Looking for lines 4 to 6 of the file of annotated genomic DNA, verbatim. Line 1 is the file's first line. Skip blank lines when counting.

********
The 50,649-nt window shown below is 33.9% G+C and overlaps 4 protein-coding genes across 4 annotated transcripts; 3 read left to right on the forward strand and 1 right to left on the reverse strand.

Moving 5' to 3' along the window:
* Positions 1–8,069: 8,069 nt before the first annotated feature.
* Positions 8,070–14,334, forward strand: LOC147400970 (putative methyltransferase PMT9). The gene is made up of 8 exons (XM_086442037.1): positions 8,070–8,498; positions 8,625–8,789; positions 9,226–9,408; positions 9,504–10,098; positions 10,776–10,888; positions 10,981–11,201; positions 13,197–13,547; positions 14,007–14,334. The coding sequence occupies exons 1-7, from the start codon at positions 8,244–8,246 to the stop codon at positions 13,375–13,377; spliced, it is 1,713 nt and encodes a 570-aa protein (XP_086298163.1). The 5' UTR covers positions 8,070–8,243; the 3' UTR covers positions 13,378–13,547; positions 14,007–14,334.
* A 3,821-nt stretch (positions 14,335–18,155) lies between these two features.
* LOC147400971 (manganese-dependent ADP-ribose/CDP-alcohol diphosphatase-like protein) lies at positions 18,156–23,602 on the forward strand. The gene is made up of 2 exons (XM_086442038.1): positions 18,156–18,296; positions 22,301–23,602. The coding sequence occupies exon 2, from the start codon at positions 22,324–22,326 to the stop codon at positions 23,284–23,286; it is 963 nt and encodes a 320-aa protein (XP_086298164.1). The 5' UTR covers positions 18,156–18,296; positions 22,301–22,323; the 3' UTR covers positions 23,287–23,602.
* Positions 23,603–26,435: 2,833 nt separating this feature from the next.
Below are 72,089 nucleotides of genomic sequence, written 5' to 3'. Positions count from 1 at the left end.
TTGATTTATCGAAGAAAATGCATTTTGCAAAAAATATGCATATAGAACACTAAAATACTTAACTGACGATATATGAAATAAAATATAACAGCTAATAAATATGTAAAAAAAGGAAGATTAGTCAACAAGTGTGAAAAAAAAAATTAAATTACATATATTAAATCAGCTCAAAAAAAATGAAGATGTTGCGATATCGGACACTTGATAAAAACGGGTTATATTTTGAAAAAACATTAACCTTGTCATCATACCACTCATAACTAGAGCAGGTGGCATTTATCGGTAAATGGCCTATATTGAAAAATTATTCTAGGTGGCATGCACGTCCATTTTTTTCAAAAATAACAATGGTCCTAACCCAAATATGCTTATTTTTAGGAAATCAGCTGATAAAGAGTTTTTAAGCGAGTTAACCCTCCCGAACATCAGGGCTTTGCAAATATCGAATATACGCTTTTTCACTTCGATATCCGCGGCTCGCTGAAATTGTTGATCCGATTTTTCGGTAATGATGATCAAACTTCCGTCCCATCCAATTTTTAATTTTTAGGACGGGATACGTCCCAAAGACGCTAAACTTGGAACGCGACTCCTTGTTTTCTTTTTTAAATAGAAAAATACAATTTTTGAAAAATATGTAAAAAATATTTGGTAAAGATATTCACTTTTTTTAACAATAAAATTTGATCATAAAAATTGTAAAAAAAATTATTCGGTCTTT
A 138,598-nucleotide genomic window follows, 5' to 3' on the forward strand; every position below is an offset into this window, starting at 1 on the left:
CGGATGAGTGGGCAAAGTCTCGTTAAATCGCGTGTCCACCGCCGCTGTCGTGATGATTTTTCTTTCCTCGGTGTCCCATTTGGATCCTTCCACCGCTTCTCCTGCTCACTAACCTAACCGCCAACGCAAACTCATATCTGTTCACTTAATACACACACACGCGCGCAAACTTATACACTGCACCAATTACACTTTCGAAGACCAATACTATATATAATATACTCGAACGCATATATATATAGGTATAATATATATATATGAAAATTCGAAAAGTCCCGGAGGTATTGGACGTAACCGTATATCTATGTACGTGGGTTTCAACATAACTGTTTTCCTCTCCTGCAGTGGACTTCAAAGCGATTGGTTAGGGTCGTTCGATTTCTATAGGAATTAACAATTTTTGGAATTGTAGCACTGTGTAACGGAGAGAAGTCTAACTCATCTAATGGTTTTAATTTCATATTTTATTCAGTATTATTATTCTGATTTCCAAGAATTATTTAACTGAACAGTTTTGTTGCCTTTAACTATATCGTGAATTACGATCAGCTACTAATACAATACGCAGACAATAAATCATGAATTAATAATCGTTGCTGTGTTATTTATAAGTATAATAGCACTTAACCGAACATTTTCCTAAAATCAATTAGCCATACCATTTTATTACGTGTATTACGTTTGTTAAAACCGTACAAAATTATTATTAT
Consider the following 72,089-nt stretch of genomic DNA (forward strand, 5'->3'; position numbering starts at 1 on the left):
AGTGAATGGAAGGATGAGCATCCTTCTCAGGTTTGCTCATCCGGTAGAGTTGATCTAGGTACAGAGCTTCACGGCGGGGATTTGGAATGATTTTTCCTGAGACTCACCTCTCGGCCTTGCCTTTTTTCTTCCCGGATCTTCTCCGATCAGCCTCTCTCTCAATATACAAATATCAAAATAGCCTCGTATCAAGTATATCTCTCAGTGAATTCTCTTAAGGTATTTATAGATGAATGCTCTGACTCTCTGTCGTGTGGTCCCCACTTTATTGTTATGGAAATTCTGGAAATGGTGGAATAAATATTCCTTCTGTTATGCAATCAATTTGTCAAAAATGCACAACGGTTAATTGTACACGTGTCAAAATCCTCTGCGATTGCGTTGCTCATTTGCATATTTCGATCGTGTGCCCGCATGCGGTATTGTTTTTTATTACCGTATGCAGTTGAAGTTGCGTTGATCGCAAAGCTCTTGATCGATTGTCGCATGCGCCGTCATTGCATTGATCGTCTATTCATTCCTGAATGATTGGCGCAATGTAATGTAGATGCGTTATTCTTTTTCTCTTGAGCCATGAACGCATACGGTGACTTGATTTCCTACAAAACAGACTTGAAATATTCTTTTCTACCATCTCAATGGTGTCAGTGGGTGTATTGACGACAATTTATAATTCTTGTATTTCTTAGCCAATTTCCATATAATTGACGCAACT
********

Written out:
* Positions 8,070–14,334, forward strand: LOC147400970 (putative methyltransferase PMT9). The gene is made up of 8 exons (XM_086442037.1): positions 8,070–8,498; positions 8,625–8,789; positions 9,226–9,408; positions 9,504–10,098; positions 10,776–10,888; positions 10,981–11,201; positions 13,197–13,547; positions 14,007–14,334. The coding sequence occupies exons 1-7, from the start codon at positions 8,244–8,246 to the stop codon at positions 13,375–13,377; spliced, it is 1,713 nt and encodes a 570-aa protein (XP_086298163.1). The 5' UTR covers positions 8,070–8,243; the 3' UTR covers positions 13,378–13,547; positions 14,007–14,334.
* A 3,821-nt stretch (positions 14,335–18,155) lies between these two features.
* LOC147400971 (manganese-dependent ADP-ribose/CDP-alcohol diphosphatase-like protein) lies at positions 18,156–23,602 on the forward strand. The gene is made up of 2 exons (XM_086442038.1): positions 18,156–18,296; positions 22,301–23,602. The coding sequence occupies exon 2, from the start codon at positions 22,324–22,326 to the stop codon at positions 23,284–23,286; it is 963 nt and encodes a 320-aa protein (XP_086298164.1). The 5' UTR covers positions 18,156–18,296; positions 22,301–22,323; the 3' UTR covers positions 23,287–23,602.